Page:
Cognition and FTD: Highlights from Glasgow

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Written by Rachel Boothman and Kaye Stevens

This blog is part of the ‘Highlights from Glasgow’ collection of articles, where you can read about the content of some of the talks and posters presented at the 29th International Symposium on ALS/MND.

Exploration into cognition and frontotemporal dementia with MND/ALS continues to attract attention. At the Symposium in Glasgow 2018, we heard of several studies adding to the growing knowledge bank in this field.

A history of other mental health conditions or psychiatric disorders within the family, or for the individual, indicates a correlation with MND/FTD. There seems to be a link between this increased history and a risk of apathy. Early screening is recommended where these histories exist. This can help prepare families and enable early discussions with the person diagnosed with MND, so they can make decisions that may be important to them in the future (C41) C McHutchison.

We are all subject to apathy at times, where we lack motivation to accomplish our goals. However, where cognitive change is involved this can be more marked. Using a five minute questionnaire based on the Dimensional Apathy Scale (DAS), with patients and their care givers, research has found that up to 50% of people with MND/ALS experience apathy throughout the progression of the disease (C53) R Radakovic. Initiation apathy is most typical which makes it hard to accept new things, such as support from an external care worker. This can impact on burden for care givers and quality of life for both patient and care giver. External stimulation can help, so finding out what motivates the person enables activity and therapy to be customised to individual need. This is consistent with sessions at the Allied Professionals Forum which highlighted the use of music therapy and art therapy (Alisa Apreleva, Vivianna Faierman). Also, volunteers working with people who have cognitive change to stimulate interest (Marjolein Cleaver).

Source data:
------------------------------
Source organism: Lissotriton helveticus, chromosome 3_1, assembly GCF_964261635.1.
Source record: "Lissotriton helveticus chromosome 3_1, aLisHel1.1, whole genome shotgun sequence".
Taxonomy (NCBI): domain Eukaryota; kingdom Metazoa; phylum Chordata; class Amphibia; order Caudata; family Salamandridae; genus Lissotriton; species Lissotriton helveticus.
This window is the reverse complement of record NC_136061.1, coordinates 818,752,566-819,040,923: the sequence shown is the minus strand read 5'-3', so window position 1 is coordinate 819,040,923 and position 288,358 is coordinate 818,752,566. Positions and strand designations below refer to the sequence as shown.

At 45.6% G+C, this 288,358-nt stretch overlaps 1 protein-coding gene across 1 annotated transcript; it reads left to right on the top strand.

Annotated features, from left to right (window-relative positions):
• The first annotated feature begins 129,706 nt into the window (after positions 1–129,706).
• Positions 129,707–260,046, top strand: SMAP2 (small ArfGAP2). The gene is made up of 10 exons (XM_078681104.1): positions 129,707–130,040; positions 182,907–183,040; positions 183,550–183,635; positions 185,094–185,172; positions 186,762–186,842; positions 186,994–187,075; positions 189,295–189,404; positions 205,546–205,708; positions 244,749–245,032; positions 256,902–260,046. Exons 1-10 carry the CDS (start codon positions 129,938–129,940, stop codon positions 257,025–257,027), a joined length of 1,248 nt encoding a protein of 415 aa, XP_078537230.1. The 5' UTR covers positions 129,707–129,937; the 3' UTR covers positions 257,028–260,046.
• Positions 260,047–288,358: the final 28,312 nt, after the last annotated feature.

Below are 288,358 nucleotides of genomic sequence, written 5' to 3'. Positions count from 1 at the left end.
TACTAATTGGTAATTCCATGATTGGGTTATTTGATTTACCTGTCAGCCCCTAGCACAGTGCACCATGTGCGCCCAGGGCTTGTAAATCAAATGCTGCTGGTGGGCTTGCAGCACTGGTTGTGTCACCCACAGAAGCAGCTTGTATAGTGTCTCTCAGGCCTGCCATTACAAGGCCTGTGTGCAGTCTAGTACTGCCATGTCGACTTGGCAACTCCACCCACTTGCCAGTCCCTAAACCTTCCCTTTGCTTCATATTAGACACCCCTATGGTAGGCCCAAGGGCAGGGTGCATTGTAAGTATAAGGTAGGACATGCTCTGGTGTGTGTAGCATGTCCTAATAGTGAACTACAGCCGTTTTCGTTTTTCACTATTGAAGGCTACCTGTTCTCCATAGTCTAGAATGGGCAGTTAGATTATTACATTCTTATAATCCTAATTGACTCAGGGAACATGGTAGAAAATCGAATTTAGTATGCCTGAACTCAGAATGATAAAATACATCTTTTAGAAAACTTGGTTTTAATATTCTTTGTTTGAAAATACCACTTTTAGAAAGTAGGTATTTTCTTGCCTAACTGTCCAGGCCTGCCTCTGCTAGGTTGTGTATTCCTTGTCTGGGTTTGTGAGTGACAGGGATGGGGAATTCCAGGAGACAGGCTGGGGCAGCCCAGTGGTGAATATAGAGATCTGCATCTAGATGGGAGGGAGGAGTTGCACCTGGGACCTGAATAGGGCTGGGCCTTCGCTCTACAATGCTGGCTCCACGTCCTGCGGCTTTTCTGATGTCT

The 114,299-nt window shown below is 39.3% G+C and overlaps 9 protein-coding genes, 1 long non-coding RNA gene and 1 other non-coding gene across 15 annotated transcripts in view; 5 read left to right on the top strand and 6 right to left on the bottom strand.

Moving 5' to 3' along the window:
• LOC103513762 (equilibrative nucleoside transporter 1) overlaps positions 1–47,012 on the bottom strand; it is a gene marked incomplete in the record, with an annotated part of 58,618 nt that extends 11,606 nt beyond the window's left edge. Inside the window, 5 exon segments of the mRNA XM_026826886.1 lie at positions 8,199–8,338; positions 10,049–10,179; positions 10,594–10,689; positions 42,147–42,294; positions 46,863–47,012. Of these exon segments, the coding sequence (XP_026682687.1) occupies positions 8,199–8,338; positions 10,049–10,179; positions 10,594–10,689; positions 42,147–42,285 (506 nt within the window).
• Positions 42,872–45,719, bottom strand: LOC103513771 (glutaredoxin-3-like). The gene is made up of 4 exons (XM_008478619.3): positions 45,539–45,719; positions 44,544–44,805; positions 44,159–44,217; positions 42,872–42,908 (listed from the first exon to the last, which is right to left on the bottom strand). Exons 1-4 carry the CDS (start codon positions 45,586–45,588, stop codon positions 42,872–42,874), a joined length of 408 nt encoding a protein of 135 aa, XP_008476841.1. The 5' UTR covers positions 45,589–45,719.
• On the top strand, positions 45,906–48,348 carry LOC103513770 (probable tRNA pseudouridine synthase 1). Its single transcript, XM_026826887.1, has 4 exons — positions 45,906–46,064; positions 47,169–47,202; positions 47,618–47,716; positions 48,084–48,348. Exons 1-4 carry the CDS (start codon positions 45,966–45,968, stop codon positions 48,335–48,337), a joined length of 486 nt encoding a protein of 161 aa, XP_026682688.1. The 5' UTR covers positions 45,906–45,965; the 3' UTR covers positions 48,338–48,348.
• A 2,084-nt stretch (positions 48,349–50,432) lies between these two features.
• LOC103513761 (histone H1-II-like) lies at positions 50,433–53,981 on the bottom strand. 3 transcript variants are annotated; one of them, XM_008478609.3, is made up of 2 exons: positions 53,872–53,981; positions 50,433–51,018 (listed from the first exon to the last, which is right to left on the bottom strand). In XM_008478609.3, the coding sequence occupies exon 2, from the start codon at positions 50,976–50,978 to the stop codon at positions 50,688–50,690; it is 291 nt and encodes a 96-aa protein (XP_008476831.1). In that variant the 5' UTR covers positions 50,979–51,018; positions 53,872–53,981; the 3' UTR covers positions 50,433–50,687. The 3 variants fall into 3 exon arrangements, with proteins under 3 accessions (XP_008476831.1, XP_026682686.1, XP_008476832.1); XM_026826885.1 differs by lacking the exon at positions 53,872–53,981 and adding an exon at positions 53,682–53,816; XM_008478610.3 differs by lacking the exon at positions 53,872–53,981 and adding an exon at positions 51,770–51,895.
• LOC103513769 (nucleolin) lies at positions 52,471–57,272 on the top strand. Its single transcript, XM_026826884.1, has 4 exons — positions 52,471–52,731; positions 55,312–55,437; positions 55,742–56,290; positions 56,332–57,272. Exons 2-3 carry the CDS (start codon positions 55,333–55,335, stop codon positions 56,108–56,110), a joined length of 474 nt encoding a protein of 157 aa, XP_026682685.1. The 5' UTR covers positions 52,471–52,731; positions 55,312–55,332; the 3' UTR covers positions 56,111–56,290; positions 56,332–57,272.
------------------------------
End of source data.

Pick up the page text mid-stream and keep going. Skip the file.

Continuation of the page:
With cognitive change there is a greater burden on care givers than with physical demands of care support alone. Early screening and recognition of signs may help to prepare and improve the support given to carers, for example, metabolic changes and overeating indicate the potential for cognitive change. Also, making unexpected decisions about finance, wills or end of life planning that conflict greatly with previous views. Those with the gene C9orf72 may be more predisposed towards frontotemporal dementia and the MND/FTD combination is more likely to have a genetic cause (C64) J Hodges.

People with cognitive change are more likely to drop out of studies and trials. When looking at why this attrition occurs, factors common to cognitive or behavioural change became apparent, such as advancing disease stage, age of onset, fewer years of education and the presence of the genetic mutation C9orf72 (C65) C Crockford. There was a recommendation that cognitive assessment should take place during diagnosis, be monitored throughout the disease course and featured as standard in any further work on defining the stages of MND.

Typically, there isn’t a great deal of emphasis on memory decline in MND. However, a study has shown that clinicians should pay attention to memory function in older patients with cognitive impairment where episodic memory deficits may be a notable feature (C66) J Machts. Those intact at the start are unlikely to show deficits, whereas those already impaired at the start are more likely to develop deficits in, as yet unaffected areas.

If there is a past family or personal history of mental disorder or alcohol abuse, men with MND/FTD are more likely to develop psychosis. This psychosis should possibly be considered as a distinct behavioural subtype, which appears to be made up predominantly of males with the genetic mutation C9orf72 and FTD. Surprisingly, survival in this subtype seems to be prolonged. There needs to be prompt referral to psychiatric services and this form can be very difficult for carers to manage (C67) R Ahmed.

All presentations in this section indicate the need for early screening to prepare families, relieve care giver burden through better support and enable opportunities for decision making before impairment progresses.

Find out more about the topics discussed in Glasgow on our Periodic table of Symposium at

The MND Association’s vision is a world free from MND. Realising this vision means investing more in research, further developing partnerships with the research community, funding bodies and industry, while ensuring that advances in understanding and treating MND are communicated as quickly and effectively as possible. Our Research Development team, composed of 11 members, work hard to achieve this. Principally, the Research Information team within this are involved in communication activities including this MND Research blog.